March 15, 1827, King's College - the precursor to the University of
Toronto - was granted its royal charter by King George IV. Throughout
2002, U of T celebrated 175 years of Great Minds. As part of the
celebration, the U of T website featured excerpts from The
University of Toronto: A History, written by Martin Friedland, University
Professor and Professor Emeritus of Law at U of T.
10, 1889, an order in council was approved, permitting the establishment
of a law faculty at the University. The university law course attracted
only a handful of LLB students each year - the graduates included Chief
Justice Lyman Duff, Prime Minister Mackenzie King, and Clara Brett Martin,
the first woman barrister in the British Empire. Many arts students,
however, took individual law courses as part of their BA.
an LLM was introduced. The LLB program could not compete with Osgoode
Hall Law School, and Toronto therefore had a very small undergraduate
body in comparison with the hundreds at Osgoode Hall Law School. The
University's LLB graduates still had to spend three years at Osgoode
before they could practise. The 1906 royal commission recommended that
arrangements be made with the Law Society to avoid duplication of work,
but once again the Law Society was not interested.
continuing tension between those who advocated the teaching of law as
an academic discipline and those who advocated practical on-the-job
training. It was not until 1957 that the Law Society would give up its
monopoly on professional legal education in the province.
pharmacy building on Gerrard Street East, constructed in 1887 and
since then demolished; pharmacy did not move to the campus until
however, such as dentistry and pharmacy, valued their association with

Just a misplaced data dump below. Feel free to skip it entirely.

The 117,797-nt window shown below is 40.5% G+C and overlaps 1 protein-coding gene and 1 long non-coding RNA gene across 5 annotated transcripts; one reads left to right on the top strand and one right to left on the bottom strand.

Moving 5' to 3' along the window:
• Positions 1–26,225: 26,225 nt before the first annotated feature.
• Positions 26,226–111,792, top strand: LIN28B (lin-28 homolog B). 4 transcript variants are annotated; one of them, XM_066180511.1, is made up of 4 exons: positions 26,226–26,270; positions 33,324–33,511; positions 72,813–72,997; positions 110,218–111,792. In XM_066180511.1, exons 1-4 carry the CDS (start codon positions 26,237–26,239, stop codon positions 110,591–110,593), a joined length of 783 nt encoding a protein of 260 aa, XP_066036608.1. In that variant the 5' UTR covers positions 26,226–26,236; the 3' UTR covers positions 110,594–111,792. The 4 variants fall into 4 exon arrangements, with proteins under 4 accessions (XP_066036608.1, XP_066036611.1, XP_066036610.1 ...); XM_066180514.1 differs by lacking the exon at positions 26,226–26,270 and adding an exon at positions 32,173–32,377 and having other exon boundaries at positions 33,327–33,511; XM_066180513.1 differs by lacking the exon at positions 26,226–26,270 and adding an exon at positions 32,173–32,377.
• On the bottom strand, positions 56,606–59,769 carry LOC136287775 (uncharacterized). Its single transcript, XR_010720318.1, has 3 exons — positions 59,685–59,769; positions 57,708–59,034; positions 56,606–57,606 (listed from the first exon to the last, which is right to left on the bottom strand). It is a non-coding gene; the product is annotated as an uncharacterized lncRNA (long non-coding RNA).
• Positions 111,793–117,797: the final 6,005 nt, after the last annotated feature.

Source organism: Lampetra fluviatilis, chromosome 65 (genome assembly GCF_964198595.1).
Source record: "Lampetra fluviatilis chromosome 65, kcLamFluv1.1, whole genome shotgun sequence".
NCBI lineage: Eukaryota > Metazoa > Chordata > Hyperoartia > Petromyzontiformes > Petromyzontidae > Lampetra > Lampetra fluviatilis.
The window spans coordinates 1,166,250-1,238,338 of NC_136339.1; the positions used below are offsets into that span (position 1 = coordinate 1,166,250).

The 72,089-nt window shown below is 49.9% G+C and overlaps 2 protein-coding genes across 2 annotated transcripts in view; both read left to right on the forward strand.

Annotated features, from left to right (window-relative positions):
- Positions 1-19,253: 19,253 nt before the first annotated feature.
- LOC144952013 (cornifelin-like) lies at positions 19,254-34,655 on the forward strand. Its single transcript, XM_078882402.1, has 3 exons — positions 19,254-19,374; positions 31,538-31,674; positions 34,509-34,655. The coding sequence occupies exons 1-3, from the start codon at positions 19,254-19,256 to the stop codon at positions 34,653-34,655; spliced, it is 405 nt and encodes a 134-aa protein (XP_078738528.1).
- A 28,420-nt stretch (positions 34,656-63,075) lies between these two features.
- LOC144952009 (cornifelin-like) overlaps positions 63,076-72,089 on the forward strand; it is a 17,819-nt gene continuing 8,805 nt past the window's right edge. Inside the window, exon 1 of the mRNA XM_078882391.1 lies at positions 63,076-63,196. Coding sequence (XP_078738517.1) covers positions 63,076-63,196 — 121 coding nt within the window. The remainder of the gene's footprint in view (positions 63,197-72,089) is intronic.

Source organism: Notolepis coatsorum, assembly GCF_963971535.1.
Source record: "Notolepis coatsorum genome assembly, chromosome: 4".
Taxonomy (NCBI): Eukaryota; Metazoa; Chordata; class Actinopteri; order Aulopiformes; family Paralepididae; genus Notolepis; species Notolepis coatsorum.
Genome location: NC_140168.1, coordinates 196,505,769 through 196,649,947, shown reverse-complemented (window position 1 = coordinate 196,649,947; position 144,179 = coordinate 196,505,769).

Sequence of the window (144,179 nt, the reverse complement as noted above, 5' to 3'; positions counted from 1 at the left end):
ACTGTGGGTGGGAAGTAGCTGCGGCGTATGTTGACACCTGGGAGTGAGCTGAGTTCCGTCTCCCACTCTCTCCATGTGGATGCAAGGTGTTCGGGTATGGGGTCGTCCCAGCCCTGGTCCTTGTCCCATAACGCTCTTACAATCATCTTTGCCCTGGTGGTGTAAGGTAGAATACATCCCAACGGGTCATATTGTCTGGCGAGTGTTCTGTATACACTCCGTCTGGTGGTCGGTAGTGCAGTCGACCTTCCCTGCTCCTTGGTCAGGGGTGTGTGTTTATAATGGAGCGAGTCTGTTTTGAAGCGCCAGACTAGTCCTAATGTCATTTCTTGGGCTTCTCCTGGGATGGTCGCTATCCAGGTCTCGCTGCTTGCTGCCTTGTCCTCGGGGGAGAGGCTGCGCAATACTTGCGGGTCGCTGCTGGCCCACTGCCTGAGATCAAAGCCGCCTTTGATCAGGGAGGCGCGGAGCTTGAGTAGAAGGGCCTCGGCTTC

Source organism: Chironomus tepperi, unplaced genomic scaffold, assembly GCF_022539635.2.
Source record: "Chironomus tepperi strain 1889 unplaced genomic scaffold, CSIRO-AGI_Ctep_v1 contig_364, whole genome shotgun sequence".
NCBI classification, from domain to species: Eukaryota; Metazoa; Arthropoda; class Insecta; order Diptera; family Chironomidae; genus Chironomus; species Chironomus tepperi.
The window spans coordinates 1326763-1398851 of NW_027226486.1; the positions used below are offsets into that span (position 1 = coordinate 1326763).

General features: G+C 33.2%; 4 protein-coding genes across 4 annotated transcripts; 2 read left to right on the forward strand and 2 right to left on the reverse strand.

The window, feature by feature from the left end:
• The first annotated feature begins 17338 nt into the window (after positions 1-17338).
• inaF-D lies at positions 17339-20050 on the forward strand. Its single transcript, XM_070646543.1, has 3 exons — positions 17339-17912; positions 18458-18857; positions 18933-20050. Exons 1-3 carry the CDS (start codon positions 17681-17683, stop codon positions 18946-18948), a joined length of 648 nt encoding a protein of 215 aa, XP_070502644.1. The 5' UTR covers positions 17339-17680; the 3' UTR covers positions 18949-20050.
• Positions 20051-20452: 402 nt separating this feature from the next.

the University. As the historians of education R.D. Gidney and W.P.J.
Millar state, "in social terms lawyers had the least to gain from
a university professional school and would be the least tainted by establishing
one of their own, independent of the universities."
however, were eager to improve their status and prestige. Many dentists,
for example, found it embarrassing that 8-by-12 foot advertisements
emphasizing cheap dentistry could be found on all major roads entering
Toronto. A university affiliation would certainly make dentistry seem
more of a learned profession, just as would the decision taken by the
college of dentistry to make Latin an entrance requirement.
were eager to improve their status and prestige.
College of Dental Surgeons of Ontario had been running its own school
since 1875. In 1888, it affiliated with the University. Some of the
science courses could now be taught by the University. The college still
ran the dentistry program, which increased in length from two to three
years in 1890 and was responsible for all aspects of the college, including
the awarding of licences to practise; but a student could also take
the prescribed university exams and be awarded a doctor of dental surgery
degree. In 1889, 25 students received the degree, the first such awarded
of dentistry moved closer to the University, opening a new dental school
in 1896 on the south side of College Street, east of University Avenue.
In 1903, the length of the course was increased from three to four years.
The college was forced once again to move to a new location when, in
1907, its property was purchased by the Toronto General Hospital, which
planned to move from its east-end location to a site closer to the University.
the college of dentistry opened a five-storey building on the north-east
corner of College and Huron streets, now occupied by the faculty of
architecture. One can still see clearly the word "Infirmary"
above the Huron Street entrance, and - though they are difficult to
make out - the words "Royal College of Dental Surgeons" over
the College Street entrance.
dentistry building on the north side of College Street at Huron
Street, now the building of the faculty of architecture.